For nearly 200 years the New York Academy of Sciences has brought together extraordinary people working at the frontiers of discovery and has promoted vital links between science and society. The Academy has a history of building new scientific communities, constructing innovative connections among an extensive scientific network, and driving path-breaking initiatives for scientific, social, and economic benefit.
The Academy has a three-pronged mission: to advance scientific research and knowledge, to help resolve the major global challenges facing society with science-based solutions, and to increase the number of scientifically informed individuals. Since the 1940s, the Academy has made investments in K–12 (kindergarten through 12th grade) science education, with such programs as the New York City Science and Engineering Fair, capacity building programs to support outreach in other institutions, and mentoring programs for top performing students in New York City. These investments have increased the city's ability to nurture top scientific talent.
In recent years, the Academy has redoubled its efforts to bring New York's wealth of scientific resources to bear on the needs of the city's schools, with a focus on improving science education for all students, especially those traditionally underrepresented in the STEM fields (science, technology, engineering, and mathematics). With generous seed funding, the Academy launched the New York City Science Education Initiative in January 2010.
The New York City Science Education Initiative has a simple mission: to identify high-impact, scalable pathways for scientists to directly improve the number of children who are STEM-literate. Our theory of change relies heavily on the core competencies of the Academy: to serve as a connector between the relatively well resourced scientific community to the relatively under-resourced education community who serve high-need students and under-resourced teachers in the STEM fields.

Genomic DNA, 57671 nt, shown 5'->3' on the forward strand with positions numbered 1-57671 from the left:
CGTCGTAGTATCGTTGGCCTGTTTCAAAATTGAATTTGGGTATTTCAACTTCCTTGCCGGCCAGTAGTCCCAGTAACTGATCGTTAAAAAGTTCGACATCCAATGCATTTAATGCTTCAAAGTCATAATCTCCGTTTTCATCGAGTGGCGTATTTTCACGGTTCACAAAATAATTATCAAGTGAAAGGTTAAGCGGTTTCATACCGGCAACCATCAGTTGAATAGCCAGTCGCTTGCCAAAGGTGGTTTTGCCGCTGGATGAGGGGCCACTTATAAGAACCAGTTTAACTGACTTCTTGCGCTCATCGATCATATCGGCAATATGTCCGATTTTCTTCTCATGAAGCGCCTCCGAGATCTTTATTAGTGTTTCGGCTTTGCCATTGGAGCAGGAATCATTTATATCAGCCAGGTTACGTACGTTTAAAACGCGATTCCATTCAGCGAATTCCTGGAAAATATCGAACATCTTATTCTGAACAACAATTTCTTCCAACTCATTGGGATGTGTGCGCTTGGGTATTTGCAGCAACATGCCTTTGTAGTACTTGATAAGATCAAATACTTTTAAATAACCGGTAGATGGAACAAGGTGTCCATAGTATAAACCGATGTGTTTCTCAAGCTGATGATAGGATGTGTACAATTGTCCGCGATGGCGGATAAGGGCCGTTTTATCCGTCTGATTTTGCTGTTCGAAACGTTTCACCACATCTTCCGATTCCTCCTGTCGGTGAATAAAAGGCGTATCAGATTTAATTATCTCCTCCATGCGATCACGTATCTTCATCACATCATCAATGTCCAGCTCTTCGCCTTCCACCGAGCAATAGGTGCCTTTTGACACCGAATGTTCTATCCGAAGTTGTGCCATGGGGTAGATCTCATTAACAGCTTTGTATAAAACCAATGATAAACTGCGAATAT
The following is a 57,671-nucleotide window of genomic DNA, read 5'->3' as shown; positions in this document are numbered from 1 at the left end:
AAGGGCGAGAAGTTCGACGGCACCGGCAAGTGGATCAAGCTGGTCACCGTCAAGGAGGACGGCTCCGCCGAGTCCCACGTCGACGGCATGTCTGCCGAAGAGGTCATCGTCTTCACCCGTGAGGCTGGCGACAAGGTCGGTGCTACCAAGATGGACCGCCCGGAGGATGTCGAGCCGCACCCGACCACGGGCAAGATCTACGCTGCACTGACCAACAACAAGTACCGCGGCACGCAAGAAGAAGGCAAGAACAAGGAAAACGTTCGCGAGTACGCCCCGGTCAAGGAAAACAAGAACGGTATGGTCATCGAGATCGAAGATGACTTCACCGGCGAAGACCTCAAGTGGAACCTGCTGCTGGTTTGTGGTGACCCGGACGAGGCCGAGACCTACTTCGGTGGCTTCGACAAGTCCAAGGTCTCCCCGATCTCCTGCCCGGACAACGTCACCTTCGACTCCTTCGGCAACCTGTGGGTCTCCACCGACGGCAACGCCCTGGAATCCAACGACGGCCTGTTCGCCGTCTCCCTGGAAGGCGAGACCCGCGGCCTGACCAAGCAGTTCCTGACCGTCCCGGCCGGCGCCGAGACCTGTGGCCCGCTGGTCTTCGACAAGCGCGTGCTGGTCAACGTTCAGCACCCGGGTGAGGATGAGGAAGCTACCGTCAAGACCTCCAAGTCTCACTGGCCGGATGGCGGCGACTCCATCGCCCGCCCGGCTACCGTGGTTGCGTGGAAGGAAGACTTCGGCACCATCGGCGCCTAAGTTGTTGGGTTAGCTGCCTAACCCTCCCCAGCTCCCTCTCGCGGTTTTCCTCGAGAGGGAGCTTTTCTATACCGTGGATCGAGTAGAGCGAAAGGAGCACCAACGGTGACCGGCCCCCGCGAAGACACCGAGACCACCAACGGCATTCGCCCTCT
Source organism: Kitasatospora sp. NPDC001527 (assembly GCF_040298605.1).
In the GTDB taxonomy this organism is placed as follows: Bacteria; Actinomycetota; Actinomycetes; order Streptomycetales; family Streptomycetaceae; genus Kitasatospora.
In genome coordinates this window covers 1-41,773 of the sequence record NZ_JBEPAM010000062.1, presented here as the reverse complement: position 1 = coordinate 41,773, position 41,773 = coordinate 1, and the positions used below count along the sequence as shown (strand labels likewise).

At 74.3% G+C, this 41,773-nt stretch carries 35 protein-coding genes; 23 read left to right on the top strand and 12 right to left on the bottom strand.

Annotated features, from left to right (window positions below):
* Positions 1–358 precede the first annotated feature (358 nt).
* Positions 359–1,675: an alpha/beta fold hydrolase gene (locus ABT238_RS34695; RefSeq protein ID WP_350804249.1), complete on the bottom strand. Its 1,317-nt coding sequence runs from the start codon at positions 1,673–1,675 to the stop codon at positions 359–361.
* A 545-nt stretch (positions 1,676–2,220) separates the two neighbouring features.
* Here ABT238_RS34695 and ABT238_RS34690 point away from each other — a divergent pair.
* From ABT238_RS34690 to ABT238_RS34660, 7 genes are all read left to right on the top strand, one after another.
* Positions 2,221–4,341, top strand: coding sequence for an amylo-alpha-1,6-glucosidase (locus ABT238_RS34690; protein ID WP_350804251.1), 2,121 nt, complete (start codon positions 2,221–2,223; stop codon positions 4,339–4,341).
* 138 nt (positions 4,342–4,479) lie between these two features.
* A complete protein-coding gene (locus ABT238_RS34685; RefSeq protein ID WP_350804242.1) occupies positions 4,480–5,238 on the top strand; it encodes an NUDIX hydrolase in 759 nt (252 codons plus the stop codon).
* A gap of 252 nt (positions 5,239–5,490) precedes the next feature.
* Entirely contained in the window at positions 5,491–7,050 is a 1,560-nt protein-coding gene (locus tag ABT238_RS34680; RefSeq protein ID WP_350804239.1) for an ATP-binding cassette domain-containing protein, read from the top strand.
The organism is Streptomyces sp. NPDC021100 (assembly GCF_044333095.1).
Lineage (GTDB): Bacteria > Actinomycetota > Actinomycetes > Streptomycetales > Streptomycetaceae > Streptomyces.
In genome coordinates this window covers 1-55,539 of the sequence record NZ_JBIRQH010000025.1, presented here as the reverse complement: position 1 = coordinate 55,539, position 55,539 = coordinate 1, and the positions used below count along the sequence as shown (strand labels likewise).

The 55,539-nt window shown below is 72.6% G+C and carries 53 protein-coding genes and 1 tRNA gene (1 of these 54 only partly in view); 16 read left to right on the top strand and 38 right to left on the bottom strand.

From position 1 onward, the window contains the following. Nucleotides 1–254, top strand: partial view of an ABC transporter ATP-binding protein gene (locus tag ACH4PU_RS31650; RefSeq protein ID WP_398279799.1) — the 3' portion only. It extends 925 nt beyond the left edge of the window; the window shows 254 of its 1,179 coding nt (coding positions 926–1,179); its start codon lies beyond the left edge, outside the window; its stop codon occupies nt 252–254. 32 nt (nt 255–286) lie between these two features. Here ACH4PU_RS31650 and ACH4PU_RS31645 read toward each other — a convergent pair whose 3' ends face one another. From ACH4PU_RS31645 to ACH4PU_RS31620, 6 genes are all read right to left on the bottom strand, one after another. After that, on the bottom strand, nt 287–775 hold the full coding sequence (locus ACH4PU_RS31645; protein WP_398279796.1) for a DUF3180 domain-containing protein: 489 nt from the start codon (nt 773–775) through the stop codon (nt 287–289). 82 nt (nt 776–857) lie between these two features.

In order to achieve this, the Academy has created two separate but complementary approaches—the Science Teachers Program and the Afterschool STEM Mentoring Program—targeting not only the city's K–12 students, but also the educators who cultivate and further their scientific development.
How it Works
The program consists of two interconnected elements: networking events and a digital footprint. In addition to joining the larger scientific community at Academy events, teachers partake in specific program events. The program features at least six events per year addressing four primary areas (pedagogy, policy, networking, and technology) but has the organizational capacity to expand both the topical areas and format of future events based on the interests of participants. The broad dissemination of the content from these events is a hallmark of the Academy's programs. The Academy's Web site also serves as a portal for interactive webinars, allowing teachers outside of the city the opportunity to participate in New York-based events. Through Academy eBriefings, teachers have access to online multimedia reports of events in an accessible format, documenting and extending the reach of live meetings after their conclusion.